Your parents' marital status has changed since they filed taxes for the tax year for which the FAFSA form asks. In these complicated scenarios, you must go through a series of exams to determine which parent (s) should fill out your FAFSA form.
First, look at who filed a joint federal income tax return for that tax year. If both your parents filed a joint return, then they are considered married for FAFSA purposes. Otherwise, they're considered divorced.
If one or both of your parents did not file a joint return, then look at how much money they reported on their tax return. If one or both of them didn't report any money on their tax return, then they are considered widowed and can submit the form on their son/daughter's behalf. If more than one parent reported some amount of money on their tax return, then they are considered neither married nor widowed and cannot submit the form on their own behalf. They can still submit the form as "parent(s) other than spouse" if they meet all other eligibility requirements including having no dependent children or being a senior citizen or disabled person.
In short, if your parents filed a joint return, they are considered married. If not, then look at how much money they reported on their tax return to see if they are eligible to submit the form on their own or as a representative of another family member.
The Free Application for Federal Student Aid FAFSA (r) form requests your parents' marital status as of the day you complete it, as well as their income and tax return information from 2019. As a result, your parents' marital status may have changed after they submitted their tax return (s). You should submit a new FAFSA if your parent (s) divorce(d) or separate(d) before you begin college.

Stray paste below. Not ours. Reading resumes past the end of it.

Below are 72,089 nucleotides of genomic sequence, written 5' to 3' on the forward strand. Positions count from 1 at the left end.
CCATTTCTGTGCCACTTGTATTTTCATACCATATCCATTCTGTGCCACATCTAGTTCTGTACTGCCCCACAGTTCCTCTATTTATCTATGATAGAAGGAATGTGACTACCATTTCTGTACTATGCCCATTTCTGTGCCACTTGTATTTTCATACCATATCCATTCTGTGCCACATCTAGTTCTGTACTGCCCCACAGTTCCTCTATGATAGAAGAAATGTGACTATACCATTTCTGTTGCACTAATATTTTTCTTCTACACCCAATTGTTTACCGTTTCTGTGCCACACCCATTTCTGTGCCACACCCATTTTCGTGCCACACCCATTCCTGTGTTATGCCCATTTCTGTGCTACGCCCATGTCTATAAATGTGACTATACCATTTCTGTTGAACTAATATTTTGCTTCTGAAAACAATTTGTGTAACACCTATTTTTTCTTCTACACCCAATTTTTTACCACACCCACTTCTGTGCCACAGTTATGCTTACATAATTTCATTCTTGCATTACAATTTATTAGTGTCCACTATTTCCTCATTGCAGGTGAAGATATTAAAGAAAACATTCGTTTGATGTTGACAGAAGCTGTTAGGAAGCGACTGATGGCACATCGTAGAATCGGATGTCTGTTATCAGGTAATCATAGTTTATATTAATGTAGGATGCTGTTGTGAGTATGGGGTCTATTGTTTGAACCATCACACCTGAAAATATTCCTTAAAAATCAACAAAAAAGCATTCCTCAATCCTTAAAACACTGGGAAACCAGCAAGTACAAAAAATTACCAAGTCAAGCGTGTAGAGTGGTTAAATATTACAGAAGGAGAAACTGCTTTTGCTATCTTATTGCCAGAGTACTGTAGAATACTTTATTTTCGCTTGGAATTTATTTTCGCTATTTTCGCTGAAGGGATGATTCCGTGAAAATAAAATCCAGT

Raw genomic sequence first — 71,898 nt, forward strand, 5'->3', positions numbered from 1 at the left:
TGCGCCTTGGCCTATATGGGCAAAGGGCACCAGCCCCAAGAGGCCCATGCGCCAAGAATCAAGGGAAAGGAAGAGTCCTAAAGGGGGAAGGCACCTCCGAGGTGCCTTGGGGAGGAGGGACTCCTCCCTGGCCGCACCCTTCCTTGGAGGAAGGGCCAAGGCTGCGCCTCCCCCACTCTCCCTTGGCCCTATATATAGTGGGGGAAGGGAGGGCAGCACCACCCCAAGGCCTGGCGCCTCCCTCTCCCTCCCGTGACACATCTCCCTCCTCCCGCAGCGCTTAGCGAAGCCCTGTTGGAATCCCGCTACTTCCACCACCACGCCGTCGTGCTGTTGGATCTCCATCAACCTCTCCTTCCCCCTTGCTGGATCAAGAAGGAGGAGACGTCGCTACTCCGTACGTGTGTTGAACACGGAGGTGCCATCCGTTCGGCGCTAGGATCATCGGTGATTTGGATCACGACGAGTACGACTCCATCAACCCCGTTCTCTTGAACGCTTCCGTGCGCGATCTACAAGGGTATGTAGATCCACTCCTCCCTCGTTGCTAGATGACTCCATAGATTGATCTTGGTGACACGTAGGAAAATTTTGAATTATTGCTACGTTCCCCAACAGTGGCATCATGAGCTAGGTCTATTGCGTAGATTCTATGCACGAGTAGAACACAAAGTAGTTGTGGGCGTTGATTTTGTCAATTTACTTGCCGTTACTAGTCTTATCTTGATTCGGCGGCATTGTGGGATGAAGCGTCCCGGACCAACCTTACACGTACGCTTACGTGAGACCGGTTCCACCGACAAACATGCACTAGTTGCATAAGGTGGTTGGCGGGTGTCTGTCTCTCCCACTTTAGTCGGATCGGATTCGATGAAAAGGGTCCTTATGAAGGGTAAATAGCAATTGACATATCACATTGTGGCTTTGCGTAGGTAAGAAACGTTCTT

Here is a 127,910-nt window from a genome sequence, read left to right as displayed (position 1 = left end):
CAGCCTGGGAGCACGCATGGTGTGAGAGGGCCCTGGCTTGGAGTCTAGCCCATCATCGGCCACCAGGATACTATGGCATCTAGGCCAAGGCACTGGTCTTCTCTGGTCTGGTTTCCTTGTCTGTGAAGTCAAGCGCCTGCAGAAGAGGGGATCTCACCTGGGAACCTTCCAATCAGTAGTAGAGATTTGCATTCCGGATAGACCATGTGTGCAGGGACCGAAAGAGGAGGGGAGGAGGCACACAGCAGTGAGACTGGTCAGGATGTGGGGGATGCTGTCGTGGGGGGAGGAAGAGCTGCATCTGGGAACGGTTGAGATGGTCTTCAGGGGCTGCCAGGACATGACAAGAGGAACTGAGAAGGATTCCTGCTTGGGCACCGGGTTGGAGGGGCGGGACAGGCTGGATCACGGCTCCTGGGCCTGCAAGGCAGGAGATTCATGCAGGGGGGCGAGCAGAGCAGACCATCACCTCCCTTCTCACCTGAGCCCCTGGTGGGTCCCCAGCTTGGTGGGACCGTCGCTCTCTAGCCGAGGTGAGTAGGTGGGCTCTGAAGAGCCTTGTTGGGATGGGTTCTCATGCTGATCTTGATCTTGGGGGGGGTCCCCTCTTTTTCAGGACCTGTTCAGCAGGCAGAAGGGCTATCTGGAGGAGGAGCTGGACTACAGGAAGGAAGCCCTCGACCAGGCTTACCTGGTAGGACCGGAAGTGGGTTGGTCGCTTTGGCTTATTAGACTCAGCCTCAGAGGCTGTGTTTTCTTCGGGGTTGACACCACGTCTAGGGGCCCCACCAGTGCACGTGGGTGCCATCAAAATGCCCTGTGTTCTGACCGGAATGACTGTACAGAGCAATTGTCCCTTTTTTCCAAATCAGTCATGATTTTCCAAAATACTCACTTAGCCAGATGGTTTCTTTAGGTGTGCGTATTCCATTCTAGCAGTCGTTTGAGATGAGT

Your parents' marital status is requested on the FAFSA so that we can determine your eligibility for federal student aid programs. We also use this information to identify any changes that might need to be made to your FAFSA filing status. For example, if your parent(s) get divorced or separate, then you would need to notify us of this change by submitting a new FAFSA.
Divorce means the legal separation of a married couple under the jurisdiction of a court. The divorce must be completed by both parties or neither party will be able to file an updated FAFSA with their new information. If one parent's name stays on the loan as a co-signer, that parent will still be required to make monthly payments even if they are now going through a divorce.
Name changes occur when someone other than a spouse becomes responsible for paying some or all of an applicant's bills.
Even if your parents are separated, never married, or divorced, you must fill the FAFSA with income information from both of them. If you live equally with both parents, you fill out the FAFSA based on the parent who provided you with the most financial support in the previous year. If you did not receive any support from your parents, use information from the other parent to complete the form.
In some cases, the Department of Education may have information about your parents' incomes that was not included on your FAFSA. For example, if your parents are involved in a lawsuit over who gets custody of you, the court might order them to provide information about their incomes. You should also check with your school district to make sure it has no additional requirements regarding parental information.